Middletown Urges Voluntary Evacuation In Low Lying Areas, By 4 PM Sunday
It is recommended that residents, especially in flood prone zones such as the area between Route 36 and the Raritan Bay, should vacate by Sunday, 4 p.m.
Editor's note: This order was upgraded to "mandatory" on Sunday afternoon. See this story.
Middletown Mayor Anthony Fiore said residents living in low lying areas between Route 36 and Raritan Bay are strongly urged to consider moving inland, ahead of Hurricane Sandy.
Fiore met with township, school and county officials today at Town Hall. The consensus was that it would be prudent to advise residents in flood-prone areas to leave while they still can.
"Clearly there is a potential for a very large rain and wind storm from Sandy," said the mayor Saturday night. "A storm surge up to eight feet can be catastrophic if all the elements will be in combination with a full moon tide on Monday."
He added, "We are strongly urging residents in low lying areas to find people to stay with on higher ground. In the worst case scenario, we might not be able to get help to them."
Buses will take residents to county-run shelters at Monmouth University in Long Branch and Wall Township. (Wall Twp. will accept people with pets.) Shuttles will leave from Croydon Hall, 900 Leonardville Road, Leonardo Sunday afternoon, around 4 p.m., said Fiore.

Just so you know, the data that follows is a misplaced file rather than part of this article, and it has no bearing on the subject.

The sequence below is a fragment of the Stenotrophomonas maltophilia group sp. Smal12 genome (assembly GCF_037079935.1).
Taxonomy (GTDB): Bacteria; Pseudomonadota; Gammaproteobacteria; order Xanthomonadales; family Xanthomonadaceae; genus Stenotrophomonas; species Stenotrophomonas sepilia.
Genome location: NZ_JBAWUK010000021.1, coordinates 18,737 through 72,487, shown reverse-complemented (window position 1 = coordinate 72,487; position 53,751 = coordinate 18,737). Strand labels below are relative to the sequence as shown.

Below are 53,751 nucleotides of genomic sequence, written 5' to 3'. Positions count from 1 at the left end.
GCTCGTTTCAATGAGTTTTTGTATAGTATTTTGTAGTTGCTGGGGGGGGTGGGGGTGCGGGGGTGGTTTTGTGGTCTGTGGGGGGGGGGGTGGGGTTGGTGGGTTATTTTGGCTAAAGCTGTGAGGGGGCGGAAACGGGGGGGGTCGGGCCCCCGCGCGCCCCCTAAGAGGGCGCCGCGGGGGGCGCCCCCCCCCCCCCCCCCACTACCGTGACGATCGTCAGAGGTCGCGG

"People should try to make every arrangement possible. The shelters are definitely something secondary, if they don't have somewhere else to go," he said.
Middletown Township public schools will be closed on Monday and Tuesday.
Meanwhile, the mayor said township workers are busy on the job. The DPW will be working Sunday to clear critical drainage basins, and the township police, fire, office of emergency management and elected officials will be "on full alert" beginning Sunday night at 6 p.m., when the command center is assembled at Town Hall.
At Middletown's request, Monmouth County officials have also decided to lower the water level at Shadow Lake. "We want to alleveiate the potential for overflowing the dam as it did in Hurricane Irene," said Fiore. "By lowering the lake we hope we won't have a repeat performance. During Hurricane Irene the dam overflowed onto Hubbard Road."
The township has also been in contact with NJ American Water over the ongoing pipe repairs at the Swimming River Reservoir. During Irene, the reservoir overflowed, taking out a portion of the road, and ultimately caused the major damage to the bridge carrying the pipes.
"American Water to make sure they are going take every step to avoid another issue with the road. They also assured us they have taken measures to secure the pipes. NJ American Water is confident their mechanisms will prevent those pipes from being damaged," he said.